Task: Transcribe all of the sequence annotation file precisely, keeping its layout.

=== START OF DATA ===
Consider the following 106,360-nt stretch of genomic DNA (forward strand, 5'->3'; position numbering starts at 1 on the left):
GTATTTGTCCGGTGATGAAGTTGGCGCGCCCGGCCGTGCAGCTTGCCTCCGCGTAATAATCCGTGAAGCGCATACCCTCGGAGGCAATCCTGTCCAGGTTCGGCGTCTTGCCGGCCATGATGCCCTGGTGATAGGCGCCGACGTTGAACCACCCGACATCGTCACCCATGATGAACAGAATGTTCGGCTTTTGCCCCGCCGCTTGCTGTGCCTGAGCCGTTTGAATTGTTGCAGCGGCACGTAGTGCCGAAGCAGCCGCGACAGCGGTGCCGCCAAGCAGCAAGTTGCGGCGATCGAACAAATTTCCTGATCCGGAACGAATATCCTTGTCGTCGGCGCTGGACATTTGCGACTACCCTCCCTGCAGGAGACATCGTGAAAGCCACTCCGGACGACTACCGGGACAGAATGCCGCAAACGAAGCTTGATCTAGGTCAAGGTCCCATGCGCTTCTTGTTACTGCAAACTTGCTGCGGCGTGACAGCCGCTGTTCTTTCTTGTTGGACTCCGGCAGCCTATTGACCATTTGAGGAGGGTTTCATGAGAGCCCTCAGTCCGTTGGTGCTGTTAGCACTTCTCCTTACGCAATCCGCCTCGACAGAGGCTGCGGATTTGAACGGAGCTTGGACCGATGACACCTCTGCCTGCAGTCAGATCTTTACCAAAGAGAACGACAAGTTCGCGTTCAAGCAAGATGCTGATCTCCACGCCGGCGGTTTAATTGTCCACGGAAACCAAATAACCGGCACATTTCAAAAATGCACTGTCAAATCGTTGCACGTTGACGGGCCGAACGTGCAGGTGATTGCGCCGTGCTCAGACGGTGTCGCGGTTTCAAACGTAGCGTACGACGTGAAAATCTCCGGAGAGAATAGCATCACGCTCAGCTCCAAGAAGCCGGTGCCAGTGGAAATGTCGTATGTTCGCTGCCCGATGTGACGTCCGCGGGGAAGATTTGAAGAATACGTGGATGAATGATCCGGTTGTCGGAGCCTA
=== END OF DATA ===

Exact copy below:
Consider the following 106,360-nt stretch of genomic DNA (forward strand, 5'->3'; position numbering starts at 1 on the left):
GTATTTGTCCGGTGATGAAGTTGGCGCGCCCGGCCGTGCAGCTTGCCTCCGCGTAATAATCCGTGAAGCGCATACCCTCGGAGGCAATCCTGTCCAGGTTCGGCGTCTTGCCGGCCATGATGCCCTGGTGATAGGCGCCGACGTTGAACCACCCGACATCGTCACCCATGATGAACAGAATGTTCGGCTTTTGCCCCGCCGCTTGCTGTGCCTGAGCCGTTTGAATTGTTGCAGCGGCACGTAGTGCCGAAGCAGCCGCGACAGCGGTGCCGCCAAGCAGCAAGTTGCGGCGATCGAACAAATTTCCTGATCCGGAACGAATATCCTTGTCGTCGGCGCTGGACATTTGCGACTACCCTCCCTGCAGGAGACATCGTGAAAGCCACTCCGGACGACTACCGGGACAGAATGCCGCAAACGAAGCTTGATCTAGGTCAAGGTCCCATGCGCTTCTTGTTACTGCAAACTTGCTGCGGCGTGACAGCCGCTGTTCTTTCTTGTTGGACTCCGGCAGCCTATTGACCATTTGAGGAGGGTTTCATGAGAGCCCTCAGTCCGTTGGTGCTGTTAGCACTTCTCCTTACGCAATCCGCCTCGACAGAGGCTGCGGATTTGAACGGAGCTTGGACCGATGACACCTCTGCCTGCAGTCAGATCTTTACCAAAGAGAACGACAAGTTCGCGTTCAAGCAAGATGCTGATCTCCACGCCGGCGGTTTAATTGTCCACGGAAACCAAATAACCGGCACATTTCAAAAATGCACTGTCAAATCGTTGCACGTTGACGGGCCGAACGTGCAGGTGATTGCGCCGTGCTCAGACGGTGTCGCGGTTTCAAACGTAGCGTACGACGTGAAAATCTCCGGAGAGAATAGCATCACGCTCAGCTCCAAGAAGCCGGTGCCAGTGGAAATGTCGTATGTTCGCTGCCCGATGTGACGTCCGCGGGGAAGATTTGAAGAATACGTGGATGAATGATCCGGTTGTCGGAGCCTA